Who was eligible for the CARES Act stimulus checks?
Under the terms of the CARES Act, $1,200 checks have been sent to individuals who earn less than $75,000 a year, while joint tax filers on a combined annual income of under $150,000 have received $2,400. Checks for a steadily smaller amount have also been made available to higher earners, up to a final cap of $99,000 for individuals and $198,000 for joint filers.
In addition, households have been able to claim an extra $500 per dependent under the age of 17.
Who would be eligible for the next round of checks?
By comparing the eligibility requirements of the CARES Act stimulus checks with the conditions set out by Republicans in the HEALS Act and by the Democrats in the HEROES Act - a $3tn proposed stimulus bill that also contained provision for a second check, but was not taken up by GOP senators - the chief conclusion that can be drawn is that the parameters of the next payment will in fact be largely unchanged.
Negotiations over a stimulus bill capable of passing both the Democrat-held House and the Republican-led Senate may have stalled, but this is as much a result of other issues, such as the extension of expanded unemployment benefits, which have now been dealt with (in principle at least) by Trump's executive orders. When it comes to stimulus checks, there appears to be a relatively high degree of bipartisan consensus, as the terms of the CARES, HEROES and HEALS checks are all very similar. The only problem is the timetable for actually getting a proposal through and into law.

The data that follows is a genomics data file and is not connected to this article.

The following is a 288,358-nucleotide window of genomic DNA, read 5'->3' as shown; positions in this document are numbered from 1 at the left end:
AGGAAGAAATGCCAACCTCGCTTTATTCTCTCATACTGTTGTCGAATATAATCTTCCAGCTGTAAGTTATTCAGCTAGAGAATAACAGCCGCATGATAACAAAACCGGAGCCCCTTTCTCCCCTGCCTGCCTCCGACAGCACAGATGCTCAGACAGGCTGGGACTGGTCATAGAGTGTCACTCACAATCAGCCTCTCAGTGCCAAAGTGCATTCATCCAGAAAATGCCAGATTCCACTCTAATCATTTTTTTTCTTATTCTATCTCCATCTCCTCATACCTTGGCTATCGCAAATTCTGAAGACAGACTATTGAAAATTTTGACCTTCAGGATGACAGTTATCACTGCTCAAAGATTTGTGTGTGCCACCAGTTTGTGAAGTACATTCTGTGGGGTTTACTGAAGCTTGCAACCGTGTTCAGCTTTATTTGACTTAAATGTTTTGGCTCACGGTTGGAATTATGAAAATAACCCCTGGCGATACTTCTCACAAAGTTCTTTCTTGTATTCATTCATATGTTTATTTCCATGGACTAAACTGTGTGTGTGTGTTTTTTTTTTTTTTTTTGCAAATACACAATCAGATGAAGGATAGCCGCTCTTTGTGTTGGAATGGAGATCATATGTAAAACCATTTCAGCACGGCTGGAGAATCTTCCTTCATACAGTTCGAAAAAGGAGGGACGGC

Income thresholds, credits for dependents
The HEROES Act mirrored the CARES Act by again seeking to give out stimulus checks for $1,200 and $2,400 to individuals on less than $75,000 and joint filers on $150,000, respectively, with the payments phased out up to upper income limits of $99,000 and $198,000. Meanwhile, GOP senators' HEALS Act also agrees that these should be the earnings caps on a second check.
Where a look at the Democrat and Republican stimulus-check proposals also offers fairly clear conclusions over the likely eligibility requirements is the issue of credits for dependents. While the CARES Act sent out an additional $500 only for children below 17, this age limit is absent from both the HEROES Act and the HEALS Act, with all dependents included in the two bills.
According to the Tax Foundation, the removal of the CARES Act age cap would see at least 26 million more people in the U.S. become eligible for the dependents' credit.
Democrats sought $1,200 per dependent
However, one bone of contention could potentially be the amount paid per dependent: while Democrats sought to increase it to $1,200 in the HEROES Act (a sum claimable for a maximum of three dependents), the HEALS Act proposes maintaining the $500 CARES Act figure.
The HEROES Act and the HEALS Act also differ on whether or not to include immigrants without a Social Security number, who were left out of the CARES Act checks. Whereas HEROES vowed not only to bring them into the fold but also make them retroactively eligible for the CARES payments, the HEALS Act once more excludes them.